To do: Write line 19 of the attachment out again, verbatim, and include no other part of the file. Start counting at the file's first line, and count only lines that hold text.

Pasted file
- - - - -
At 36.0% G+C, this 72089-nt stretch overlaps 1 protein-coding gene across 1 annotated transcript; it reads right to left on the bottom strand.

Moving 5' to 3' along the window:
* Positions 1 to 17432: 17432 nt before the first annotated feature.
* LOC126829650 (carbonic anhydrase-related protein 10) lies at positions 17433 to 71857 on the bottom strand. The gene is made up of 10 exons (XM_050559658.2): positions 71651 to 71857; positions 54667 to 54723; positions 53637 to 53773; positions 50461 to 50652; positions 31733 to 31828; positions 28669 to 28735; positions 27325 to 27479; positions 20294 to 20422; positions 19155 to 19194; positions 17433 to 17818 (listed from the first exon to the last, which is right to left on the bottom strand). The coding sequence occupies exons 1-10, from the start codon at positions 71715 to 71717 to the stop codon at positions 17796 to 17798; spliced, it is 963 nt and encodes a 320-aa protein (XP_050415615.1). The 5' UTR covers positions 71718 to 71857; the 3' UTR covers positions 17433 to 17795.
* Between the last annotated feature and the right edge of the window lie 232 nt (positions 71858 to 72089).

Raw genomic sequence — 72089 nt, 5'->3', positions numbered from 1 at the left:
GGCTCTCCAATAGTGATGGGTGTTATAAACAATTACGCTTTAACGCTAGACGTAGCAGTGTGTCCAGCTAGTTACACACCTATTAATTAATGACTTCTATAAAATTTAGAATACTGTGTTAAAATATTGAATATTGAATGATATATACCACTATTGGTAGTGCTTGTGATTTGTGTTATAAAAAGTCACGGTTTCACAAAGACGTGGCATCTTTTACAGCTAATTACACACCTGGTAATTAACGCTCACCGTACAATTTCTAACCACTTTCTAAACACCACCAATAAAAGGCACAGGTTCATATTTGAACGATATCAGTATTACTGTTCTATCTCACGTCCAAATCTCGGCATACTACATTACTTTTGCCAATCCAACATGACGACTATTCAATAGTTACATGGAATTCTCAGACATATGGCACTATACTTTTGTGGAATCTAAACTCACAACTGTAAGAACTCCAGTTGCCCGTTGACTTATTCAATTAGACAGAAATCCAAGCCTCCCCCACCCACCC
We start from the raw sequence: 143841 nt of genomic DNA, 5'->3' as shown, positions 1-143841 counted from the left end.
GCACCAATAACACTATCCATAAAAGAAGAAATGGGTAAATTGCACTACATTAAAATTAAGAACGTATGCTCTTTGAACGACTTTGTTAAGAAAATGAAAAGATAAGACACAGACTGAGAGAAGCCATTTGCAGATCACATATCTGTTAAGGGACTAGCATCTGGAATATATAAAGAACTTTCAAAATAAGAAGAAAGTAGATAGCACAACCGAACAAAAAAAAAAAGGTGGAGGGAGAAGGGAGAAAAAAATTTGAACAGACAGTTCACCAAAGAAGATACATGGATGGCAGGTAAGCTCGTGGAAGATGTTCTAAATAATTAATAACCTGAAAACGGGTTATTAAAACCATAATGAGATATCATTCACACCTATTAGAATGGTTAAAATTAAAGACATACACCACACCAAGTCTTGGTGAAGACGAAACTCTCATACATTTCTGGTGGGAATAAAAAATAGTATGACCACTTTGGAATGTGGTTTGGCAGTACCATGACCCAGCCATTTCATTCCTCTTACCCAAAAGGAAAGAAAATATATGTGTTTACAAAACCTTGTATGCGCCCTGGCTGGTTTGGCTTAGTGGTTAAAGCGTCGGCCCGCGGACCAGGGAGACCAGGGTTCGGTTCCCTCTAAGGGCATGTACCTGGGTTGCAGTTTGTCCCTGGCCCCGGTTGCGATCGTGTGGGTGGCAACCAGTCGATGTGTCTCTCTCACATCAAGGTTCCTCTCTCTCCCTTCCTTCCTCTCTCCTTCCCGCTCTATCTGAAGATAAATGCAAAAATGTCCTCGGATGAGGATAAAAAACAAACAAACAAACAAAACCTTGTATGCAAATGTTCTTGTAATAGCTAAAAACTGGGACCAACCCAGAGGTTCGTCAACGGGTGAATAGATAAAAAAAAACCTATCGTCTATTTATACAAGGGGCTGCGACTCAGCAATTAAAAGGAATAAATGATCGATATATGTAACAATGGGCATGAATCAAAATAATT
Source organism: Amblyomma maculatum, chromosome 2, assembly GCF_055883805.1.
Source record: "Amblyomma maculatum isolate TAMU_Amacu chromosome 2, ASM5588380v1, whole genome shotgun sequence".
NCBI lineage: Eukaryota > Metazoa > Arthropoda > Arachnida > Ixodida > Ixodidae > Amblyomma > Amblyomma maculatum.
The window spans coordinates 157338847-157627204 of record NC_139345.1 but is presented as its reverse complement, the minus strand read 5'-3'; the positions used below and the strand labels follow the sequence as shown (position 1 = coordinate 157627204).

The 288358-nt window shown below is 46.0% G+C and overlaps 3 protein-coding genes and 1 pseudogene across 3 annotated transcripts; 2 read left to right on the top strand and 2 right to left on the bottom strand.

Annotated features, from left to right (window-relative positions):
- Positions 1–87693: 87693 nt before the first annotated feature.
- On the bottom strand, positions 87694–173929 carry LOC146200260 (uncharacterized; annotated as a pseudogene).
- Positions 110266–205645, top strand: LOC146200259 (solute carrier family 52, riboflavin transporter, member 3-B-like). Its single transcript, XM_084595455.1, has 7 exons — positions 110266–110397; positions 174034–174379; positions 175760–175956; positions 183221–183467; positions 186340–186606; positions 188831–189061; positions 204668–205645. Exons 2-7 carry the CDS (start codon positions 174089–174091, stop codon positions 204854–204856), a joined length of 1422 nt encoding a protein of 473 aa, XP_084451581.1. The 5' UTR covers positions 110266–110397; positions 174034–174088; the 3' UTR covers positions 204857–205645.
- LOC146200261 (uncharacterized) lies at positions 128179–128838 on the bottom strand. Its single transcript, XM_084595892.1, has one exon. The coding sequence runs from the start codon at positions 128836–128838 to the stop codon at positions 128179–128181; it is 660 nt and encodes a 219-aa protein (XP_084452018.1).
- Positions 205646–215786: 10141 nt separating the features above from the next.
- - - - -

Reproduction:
- LOC146200261 (uncharacterized) lies at positions 128179–128838 on the bottom strand. Its single transcript, XM_084595892.1, has one exon. The coding sequence runs from the start codon at positions 128836–128838 to the stop codon at positions 128179–128181; it is 660 nt and encodes a 219-aa protein (XP_084452018.1).